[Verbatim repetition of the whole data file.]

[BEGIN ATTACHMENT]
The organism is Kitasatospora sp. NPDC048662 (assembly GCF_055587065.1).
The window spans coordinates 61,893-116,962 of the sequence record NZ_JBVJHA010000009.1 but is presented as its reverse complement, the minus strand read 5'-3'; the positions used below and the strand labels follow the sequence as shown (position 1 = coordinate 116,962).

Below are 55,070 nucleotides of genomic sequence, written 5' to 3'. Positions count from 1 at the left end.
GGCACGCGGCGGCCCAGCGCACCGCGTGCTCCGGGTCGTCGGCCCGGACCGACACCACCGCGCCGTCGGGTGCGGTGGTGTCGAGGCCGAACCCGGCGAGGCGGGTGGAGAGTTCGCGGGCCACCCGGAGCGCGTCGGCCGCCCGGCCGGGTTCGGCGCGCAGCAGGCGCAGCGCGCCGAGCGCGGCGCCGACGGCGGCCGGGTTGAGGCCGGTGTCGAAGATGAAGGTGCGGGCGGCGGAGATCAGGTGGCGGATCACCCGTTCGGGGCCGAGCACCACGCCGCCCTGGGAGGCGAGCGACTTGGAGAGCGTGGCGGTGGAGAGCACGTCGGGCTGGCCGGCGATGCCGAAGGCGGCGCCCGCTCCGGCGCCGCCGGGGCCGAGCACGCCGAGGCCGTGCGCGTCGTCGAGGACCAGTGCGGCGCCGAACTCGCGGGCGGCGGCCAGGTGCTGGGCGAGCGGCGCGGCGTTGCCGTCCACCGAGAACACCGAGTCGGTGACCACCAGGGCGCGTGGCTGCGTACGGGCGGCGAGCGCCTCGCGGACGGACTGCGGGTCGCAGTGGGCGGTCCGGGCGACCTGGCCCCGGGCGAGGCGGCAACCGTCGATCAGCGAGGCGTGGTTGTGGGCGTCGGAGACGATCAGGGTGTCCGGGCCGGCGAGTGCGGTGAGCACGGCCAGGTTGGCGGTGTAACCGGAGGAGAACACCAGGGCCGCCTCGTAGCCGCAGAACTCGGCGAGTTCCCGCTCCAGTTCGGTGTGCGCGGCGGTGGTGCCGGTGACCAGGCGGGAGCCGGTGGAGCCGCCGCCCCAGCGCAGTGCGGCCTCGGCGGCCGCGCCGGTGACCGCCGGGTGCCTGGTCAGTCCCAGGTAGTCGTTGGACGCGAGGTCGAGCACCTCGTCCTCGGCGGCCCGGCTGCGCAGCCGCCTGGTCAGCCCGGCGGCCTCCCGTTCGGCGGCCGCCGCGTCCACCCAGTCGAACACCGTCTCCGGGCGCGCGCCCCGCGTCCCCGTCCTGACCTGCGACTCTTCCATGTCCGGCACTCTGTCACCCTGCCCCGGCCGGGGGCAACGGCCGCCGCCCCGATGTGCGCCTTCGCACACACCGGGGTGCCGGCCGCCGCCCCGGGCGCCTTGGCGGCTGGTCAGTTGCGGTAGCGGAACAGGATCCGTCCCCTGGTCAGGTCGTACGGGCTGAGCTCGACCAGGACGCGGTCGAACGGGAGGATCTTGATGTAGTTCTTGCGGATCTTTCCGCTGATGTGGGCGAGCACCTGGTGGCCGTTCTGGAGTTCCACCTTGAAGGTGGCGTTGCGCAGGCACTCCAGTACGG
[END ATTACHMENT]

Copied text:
The organism is Kitasatospora sp. NPDC048662 (assembly GCF_055587065.1).
The window spans coordinates 61,893-116,962 of the sequence record NZ_JBVJHA010000009.1 but is presented as its reverse complement, the minus strand read 5'-3'; the positions used below and the strand labels follow the sequence as shown (position 1 = coordinate 116,962).

Below are 55,070 nucleotides of genomic sequence, written 5' to 3'. Positions count from 1 at the left end.
GGCACGCGGCGGCCCAGCGCACCGCGTGCTCCGGGTCGTCGGCCCGGACCGACACCACCGCGCCGTCGGGTGCGGTGGTGTCGAGGCCGAACCCGGCGAGGCGGGTGGAGAGTTCGCGGGCCACCCGGAGCGCGTCGGCCGCCCGGCCGGGTTCGGCGCGCAGCAGGCGCAGCGCGCCGAGCGCGGCGCCGACGGCGGCCGGGTTGAGGCCGGTGTCGAAGATGAAGGTGCGGGCGGCGGAGATCAGGTGGCGGATCACCCGTTCGGGGCCGAGCACCACGCCGCCCTGGGAGGCGAGCGACTTGGAGAGCGTGGCGGTGGAGAGCACGTCGGGCTGGCCGGCGATGCCGAAGGCGGCGCCCGCTCCGGCGCCGCCGGGGCCGAGCACGCCGAGGCCGTGCGCGTCGTCGAGGACCAGTGCGGCGCCGAACTCGCGGGCGGCGGCCAGGTGCTGGGCGAGCGGCGCGGCGTTGCCGTCCACCGAGAACACCGAGTCGGTGACCACCAGGGCGCGTGGCTGCGTACGGGCGGCGAGCGCCTCGCGGACGGACTGCGGGTCGCAGTGGGCGGTCCGGGCGACCTGGCCCCGGGCGAGGCGGCAACCGTCGATCAGCGAGGCGTGGTTGTGGGCGTCGGAGACGATCAGGGTGTCCGGGCCGGCGAGTGCGGTGAGCACGGCCAGGTTGGCGGTGTAACCGGAGGAGAACACCAGGGCCGCCTCGTAGCCGCAGAACTCGGCGAGTTCCCGCTCCAGTTCGGTGTGCGCGGCGGTGGTGCCGGTGACCAGGCGGGAGCCGGTGGAGCCGCCGCCCCAGCGCAGTGCGGCCTCGGCGGCCGCGCCGGTGACCGCCGGGTGCCTGGTCAGTCCCAGGTAGTCGTTGGACGCGAGGTCGAGCACCTCGTCCTCGGCGGCCCGGCTGCGCAGCCGCCTGGTCAGCCCGGCGGCCTCCCGTTCGGCGGCCGCCGCGTCCACCCAGTCGAACACCGTCTCCGGGCGCGCGCCCCGCGTCCCCGTCCTGACCTGCGACTCTTCCATGTCCGGCACTCTGTCACCCTGCCCCGGCCGGGGGCAACGGCCGCCGCCCCGATGTGCGCCTTCGCACACACCGGGGTGCCGGCCGCCGCCCCGGGCGCCTTGGCGGCTGGTCAGTTGCGGTAGCGGAACAGGATCCGTCCCCTGGTCAGGTCGTACGGGCTGAGCTCGACCAGGACGCGGTCGAACGGGAGGATCTTGATGTAGTTCTTGCGGATCTTTCCGCTGATGTGGGCGAGCACCTGGTGGCCGTTCTGGAGTTCCACCTTGAAGGTGGCGTTGCGCAGGCACTCCAGTACGG